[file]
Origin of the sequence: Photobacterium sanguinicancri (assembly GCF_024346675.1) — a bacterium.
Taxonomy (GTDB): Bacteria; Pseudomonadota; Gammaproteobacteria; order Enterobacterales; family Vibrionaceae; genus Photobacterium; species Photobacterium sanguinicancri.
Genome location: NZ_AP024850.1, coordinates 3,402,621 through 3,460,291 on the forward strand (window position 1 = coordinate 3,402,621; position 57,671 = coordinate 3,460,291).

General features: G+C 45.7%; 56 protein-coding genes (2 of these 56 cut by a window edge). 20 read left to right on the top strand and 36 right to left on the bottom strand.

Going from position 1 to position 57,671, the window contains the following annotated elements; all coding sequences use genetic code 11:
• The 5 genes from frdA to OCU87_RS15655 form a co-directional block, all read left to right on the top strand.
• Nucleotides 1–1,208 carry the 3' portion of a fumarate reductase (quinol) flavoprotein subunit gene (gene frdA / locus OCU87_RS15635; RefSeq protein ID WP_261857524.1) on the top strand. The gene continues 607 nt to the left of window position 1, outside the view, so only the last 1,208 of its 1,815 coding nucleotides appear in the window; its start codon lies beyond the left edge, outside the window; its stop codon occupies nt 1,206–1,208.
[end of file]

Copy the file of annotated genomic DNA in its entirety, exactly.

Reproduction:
Origin of the sequence: Photobacterium sanguinicancri (assembly GCF_024346675.1) — a bacterium.
Taxonomy (GTDB): Bacteria; Pseudomonadota; Gammaproteobacteria; order Enterobacterales; family Vibrionaceae; genus Photobacterium; species Photobacterium sanguinicancri.
Genome location: NZ_AP024850.1, coordinates 3,402,621 through 3,460,291 on the forward strand (window position 1 = coordinate 3,402,621; position 57,671 = coordinate 3,460,291).

General features: G+C 45.7%; 56 protein-coding genes (2 of these 56 cut by a window edge). 20 read left to right on the top strand and 36 right to left on the bottom strand.

Going from position 1 to position 57,671, the window contains the following annotated elements; all coding sequences use genetic code 11:
• The 5 genes from frdA to OCU87_RS15655 form a co-directional block, all read left to right on the top strand.
• Nucleotides 1–1,208 carry the 3' portion of a fumarate reductase (quinol) flavoprotein subunit gene (gene frdA / locus OCU87_RS15635; RefSeq protein ID WP_261857524.1) on the top strand. The gene continues 607 nt to the left of window position 1, outside the view, so only the last 1,208 of its 1,815 coding nucleotides appear in the window; its start codon lies beyond the left edge, outside the window; its stop codon occupies nt 1,206–1,208.